a coil attached to the distal region, the coil having an outside diameter, a proximal end, a distal end and a length extending between the proximal end and the distal end; and
the coil and the distal region being sized to fit within tortuous regions of the vasculature;
whereby, the ratio of the core proximal region outside diameter to the coil outside diameter is at least 1.4 to 1 to optimize torsional efficiency of the guidewire when the guidewire is used within the tortuous regions of the vasculature.
2. A guidewire as set forth in claim 1, wherein the core has a proximal region having a minimum outside diameter of 0.012″.
3. A guidewire as set forth in claim 2, wherein the coil has an outside diameter of 0.0085″ or less to enable the guidewire to steer the coil within a vessel having a lumen diameter of less than 3 mm and bends of greater than 90 degrees.
4. A guidewire as set forth in claim 3, wherein the distal region includes a flattened end and a tang, the guidewire includes a distal joint for attaching the distal end of the coil to the flattened end of the core, a proximal joint for attaching the proximal end of the coil to the core, and a medial joint for attaching the length of the coil to the tang, wherein the medial joint is a solder joint that circumscribes the tang to create an annular joining of the tang and the coil.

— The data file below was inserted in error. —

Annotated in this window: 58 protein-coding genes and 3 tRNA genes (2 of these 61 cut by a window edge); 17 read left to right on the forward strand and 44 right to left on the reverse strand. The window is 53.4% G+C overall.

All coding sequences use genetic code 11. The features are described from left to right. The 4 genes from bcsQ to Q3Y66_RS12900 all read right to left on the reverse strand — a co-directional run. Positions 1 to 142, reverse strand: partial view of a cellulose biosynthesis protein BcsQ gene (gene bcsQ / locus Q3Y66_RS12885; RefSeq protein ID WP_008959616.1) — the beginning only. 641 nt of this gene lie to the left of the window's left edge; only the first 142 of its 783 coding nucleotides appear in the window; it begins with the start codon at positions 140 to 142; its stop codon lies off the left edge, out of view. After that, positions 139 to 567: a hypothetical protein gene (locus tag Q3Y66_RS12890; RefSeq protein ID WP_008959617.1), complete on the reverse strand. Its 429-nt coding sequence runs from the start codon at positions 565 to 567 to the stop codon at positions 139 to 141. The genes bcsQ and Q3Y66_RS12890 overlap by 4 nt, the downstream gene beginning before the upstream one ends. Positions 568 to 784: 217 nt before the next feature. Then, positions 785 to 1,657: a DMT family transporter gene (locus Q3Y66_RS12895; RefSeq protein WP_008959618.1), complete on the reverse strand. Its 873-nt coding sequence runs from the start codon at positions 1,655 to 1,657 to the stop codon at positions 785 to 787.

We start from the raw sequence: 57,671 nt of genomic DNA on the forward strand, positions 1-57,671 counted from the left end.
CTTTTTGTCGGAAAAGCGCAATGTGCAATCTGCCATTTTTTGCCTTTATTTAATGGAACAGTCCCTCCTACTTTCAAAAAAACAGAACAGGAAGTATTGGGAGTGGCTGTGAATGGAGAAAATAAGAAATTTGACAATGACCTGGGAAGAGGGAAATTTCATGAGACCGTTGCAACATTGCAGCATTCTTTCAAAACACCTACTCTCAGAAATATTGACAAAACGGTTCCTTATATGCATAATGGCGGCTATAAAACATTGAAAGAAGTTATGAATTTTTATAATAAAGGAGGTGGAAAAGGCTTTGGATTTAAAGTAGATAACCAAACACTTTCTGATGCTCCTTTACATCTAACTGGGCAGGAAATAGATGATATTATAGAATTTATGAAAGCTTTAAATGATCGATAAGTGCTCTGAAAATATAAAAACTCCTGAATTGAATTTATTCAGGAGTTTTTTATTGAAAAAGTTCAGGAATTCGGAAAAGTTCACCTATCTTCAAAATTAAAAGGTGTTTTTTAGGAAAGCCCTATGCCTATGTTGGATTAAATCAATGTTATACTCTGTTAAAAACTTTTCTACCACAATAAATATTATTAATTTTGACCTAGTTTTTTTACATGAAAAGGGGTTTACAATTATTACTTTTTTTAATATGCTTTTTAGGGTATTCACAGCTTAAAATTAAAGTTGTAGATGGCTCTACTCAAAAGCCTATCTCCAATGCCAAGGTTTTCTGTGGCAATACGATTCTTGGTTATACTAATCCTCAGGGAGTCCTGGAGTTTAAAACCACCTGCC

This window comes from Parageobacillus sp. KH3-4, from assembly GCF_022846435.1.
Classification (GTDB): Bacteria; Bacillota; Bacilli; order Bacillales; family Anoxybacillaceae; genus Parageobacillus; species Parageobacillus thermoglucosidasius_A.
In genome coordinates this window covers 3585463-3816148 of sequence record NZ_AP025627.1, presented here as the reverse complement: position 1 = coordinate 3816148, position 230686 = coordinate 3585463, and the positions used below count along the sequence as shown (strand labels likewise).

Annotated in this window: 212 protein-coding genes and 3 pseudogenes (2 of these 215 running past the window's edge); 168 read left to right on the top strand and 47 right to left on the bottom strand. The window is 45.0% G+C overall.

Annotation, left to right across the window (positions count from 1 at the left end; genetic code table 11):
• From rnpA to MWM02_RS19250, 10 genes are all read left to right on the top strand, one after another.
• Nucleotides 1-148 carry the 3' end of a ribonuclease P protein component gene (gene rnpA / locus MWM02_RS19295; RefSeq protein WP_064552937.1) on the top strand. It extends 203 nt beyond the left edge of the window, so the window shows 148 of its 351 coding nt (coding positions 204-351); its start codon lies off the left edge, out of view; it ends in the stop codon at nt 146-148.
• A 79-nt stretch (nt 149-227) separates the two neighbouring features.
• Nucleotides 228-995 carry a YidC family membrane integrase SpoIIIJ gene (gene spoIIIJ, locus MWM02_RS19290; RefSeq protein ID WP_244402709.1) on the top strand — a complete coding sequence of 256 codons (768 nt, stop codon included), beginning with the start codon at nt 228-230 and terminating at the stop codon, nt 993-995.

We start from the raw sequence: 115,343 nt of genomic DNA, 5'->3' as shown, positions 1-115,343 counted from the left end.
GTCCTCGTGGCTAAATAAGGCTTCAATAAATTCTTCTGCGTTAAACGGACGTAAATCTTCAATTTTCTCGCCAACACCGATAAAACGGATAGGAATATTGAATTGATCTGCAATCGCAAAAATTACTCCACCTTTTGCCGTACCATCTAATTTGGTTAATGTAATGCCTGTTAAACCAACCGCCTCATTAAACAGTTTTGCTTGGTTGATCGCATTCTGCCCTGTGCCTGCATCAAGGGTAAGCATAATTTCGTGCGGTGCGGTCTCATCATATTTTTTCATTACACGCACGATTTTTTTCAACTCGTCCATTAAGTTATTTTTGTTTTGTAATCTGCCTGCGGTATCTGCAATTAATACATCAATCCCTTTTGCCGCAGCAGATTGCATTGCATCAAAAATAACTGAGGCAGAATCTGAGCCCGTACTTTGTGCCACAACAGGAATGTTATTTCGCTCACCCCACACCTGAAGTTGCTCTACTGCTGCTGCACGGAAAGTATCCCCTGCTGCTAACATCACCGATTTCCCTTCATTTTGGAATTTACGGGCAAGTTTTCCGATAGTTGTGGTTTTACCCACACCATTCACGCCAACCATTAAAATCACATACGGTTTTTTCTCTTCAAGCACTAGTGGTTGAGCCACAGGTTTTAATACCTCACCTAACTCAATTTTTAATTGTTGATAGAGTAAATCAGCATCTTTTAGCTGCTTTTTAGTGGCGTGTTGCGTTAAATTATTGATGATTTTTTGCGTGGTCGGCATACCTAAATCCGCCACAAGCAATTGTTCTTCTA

5. A guidewire as set forth in claim 4, wherein the medial joint is positioned relatively closer to the distal end than to the proximal end of the coil to optimize torsional integrity of the distal region of the core.
6. A guidewire as set forth in claim 4, wherein the medial joint attaches the length to the core in a position relatively no more than ⅓ of the length away from the distal end to optimize the torsional integrity of the distal region of the core.
7. A guidewire as set forth in claim 3, wherein the coil includes a hydrophilic coating.
8. A guidewire as set forth in claim 3, wherein the coil is fabricated from a radiopaque alloy selected from the group consisting of: platinum, iridium and tungsten.